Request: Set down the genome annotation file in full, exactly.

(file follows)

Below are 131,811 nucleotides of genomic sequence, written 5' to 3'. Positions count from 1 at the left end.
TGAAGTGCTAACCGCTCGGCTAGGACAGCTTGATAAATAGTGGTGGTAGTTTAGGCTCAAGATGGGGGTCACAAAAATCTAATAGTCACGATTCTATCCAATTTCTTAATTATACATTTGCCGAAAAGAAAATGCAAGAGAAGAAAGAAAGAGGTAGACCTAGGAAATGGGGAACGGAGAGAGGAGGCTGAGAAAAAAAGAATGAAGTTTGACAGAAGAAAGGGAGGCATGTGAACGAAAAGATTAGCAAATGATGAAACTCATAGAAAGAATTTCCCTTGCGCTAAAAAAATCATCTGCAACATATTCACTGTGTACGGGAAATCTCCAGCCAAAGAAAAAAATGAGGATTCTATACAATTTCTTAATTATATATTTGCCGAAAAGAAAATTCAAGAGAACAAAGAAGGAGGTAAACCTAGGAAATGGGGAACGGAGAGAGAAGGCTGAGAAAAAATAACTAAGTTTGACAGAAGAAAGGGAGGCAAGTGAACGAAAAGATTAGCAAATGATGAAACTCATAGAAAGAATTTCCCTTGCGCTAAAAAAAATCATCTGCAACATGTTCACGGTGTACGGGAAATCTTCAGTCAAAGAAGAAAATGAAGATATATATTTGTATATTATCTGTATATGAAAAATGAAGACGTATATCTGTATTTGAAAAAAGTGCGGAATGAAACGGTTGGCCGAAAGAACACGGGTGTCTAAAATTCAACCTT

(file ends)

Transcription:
Below are 131,811 nucleotides of genomic sequence, written 5' to 3'. Positions count from 1 at the left end.
TGAAGTGCTAACCGCTCGGCTAGGACAGCTTGATAAATAGTGGTGGTAGTTTAGGCTCAAGATGGGGGTCACAAAAATCTAATAGTCACGATTCTATCCAATTTCTTAATTATACATTTGCCGAAAAGAAAATGCAAGAGAAGAAAGAAAGAGGTAGACCTAGGAAATGGGGAACGGAGAGAGGAGGCTGAGAAAAAAAGAATGAAGTTTGACAGAAGAAAGGGAGGCATGTGAACGAAAAGATTAGCAAATGATGAAACTCATAGAAAGAATTTCCCTTGCGCTAAAAAAATCATCTGCAACATATTCACTGTGTACGGGAAATCTCCAGCCAAAGAAAAAAATGAGGATTCTATACAATTTCTTAATTATATATTTGCCGAAAAGAAAATTCAAGAGAACAAAGAAGGAGGTAAACCTAGGAAATGGGGAACGGAGAGAGAAGGCTGAGAAAAAATAACTAAGTTTGACAGAAGAAAGGGAGGCAAGTGAACGAAAAGATTAGCAAATGATGAAACTCATAGAAAGAATTTCCCTTGCGCTAAAAAAAATCATCTGCAACATGTTCACGGTGTACGGGAAATCTTCAGTCAAAGAAGAAAATGAAGATATATATTTGTATATTATCTGTATATGAAAAATGAAGACGTATATCTGTATTTGAAAAAAGTGCGGAATGAAACGGTTGGCCGAAAGAACACGGGTGTCTAAAATTCAACCTT